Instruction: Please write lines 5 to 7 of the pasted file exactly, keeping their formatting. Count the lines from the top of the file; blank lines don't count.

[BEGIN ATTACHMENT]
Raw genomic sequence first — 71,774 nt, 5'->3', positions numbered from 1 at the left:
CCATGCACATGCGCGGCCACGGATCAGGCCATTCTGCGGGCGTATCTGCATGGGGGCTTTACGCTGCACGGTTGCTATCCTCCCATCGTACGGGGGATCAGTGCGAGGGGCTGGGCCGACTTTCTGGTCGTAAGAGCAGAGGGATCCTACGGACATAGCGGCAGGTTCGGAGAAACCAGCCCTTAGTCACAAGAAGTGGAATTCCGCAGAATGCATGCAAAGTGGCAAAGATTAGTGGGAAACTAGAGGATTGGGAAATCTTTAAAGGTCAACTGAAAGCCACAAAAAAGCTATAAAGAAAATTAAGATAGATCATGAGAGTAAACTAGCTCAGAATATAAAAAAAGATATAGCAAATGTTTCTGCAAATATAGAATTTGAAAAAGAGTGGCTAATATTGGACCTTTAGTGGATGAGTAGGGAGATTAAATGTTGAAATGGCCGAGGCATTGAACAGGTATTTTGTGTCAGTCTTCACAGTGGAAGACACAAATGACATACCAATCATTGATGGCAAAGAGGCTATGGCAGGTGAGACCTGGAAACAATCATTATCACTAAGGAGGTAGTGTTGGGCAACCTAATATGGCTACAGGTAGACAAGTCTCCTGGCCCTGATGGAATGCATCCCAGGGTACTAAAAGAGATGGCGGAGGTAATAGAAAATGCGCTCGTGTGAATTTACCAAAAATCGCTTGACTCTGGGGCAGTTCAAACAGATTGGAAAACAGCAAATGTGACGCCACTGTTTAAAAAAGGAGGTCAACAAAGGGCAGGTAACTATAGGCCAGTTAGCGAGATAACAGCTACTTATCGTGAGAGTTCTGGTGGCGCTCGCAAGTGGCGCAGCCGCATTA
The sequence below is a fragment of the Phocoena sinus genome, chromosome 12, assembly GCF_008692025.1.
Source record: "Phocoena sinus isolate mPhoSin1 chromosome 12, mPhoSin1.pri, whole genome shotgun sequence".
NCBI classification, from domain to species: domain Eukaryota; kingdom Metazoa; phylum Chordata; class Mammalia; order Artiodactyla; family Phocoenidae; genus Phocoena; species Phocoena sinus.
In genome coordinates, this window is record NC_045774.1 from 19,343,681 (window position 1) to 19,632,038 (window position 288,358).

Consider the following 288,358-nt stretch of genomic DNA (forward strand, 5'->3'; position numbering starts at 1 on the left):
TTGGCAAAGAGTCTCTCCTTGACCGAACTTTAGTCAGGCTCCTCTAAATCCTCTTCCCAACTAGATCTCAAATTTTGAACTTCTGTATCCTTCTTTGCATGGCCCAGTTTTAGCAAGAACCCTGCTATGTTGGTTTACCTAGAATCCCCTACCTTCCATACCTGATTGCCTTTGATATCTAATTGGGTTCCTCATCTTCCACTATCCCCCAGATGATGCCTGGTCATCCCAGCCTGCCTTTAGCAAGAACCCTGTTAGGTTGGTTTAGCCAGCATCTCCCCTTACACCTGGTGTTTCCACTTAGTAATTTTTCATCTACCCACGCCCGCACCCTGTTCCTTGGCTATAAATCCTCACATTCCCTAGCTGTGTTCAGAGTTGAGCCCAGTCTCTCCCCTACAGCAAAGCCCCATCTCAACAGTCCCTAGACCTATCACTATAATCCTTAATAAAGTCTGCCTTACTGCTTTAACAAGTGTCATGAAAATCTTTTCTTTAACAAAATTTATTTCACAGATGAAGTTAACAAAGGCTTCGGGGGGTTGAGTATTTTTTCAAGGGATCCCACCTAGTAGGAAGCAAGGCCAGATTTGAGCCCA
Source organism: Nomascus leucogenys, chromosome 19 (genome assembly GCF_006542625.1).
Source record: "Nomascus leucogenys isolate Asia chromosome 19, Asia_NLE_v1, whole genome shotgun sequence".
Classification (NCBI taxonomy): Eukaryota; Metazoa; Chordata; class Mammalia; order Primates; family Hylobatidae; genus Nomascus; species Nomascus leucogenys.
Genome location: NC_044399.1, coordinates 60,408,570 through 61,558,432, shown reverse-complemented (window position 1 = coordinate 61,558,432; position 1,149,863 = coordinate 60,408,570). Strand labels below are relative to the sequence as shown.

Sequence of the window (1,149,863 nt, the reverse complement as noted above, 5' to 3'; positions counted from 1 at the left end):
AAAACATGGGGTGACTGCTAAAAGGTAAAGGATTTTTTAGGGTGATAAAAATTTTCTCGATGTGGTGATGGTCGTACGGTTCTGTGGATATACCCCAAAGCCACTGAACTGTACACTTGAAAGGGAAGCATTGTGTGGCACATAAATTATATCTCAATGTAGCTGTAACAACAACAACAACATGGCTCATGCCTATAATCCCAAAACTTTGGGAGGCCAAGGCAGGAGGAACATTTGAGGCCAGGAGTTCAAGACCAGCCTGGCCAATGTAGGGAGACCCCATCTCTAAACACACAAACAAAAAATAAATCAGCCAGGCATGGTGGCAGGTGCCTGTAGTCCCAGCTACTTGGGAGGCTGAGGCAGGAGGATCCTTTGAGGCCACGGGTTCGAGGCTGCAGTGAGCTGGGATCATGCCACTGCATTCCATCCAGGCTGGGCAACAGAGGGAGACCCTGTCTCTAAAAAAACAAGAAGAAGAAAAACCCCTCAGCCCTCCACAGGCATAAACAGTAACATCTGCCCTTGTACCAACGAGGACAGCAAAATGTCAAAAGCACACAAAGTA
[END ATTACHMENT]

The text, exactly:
NCBI classification, from domain to species: domain Eukaryota; kingdom Metazoa; phylum Chordata; class Mammalia; order Artiodactyla; family Phocoenidae; genus Phocoena; species Phocoena sinus.
In genome coordinates, this window is record NC_045774.1 from 19,343,681 (window position 1) to 19,632,038 (window position 288,358).

Consider the following 288,358-nt stretch of genomic DNA (forward strand, 5'->3'; position numbering starts at 1 on the left):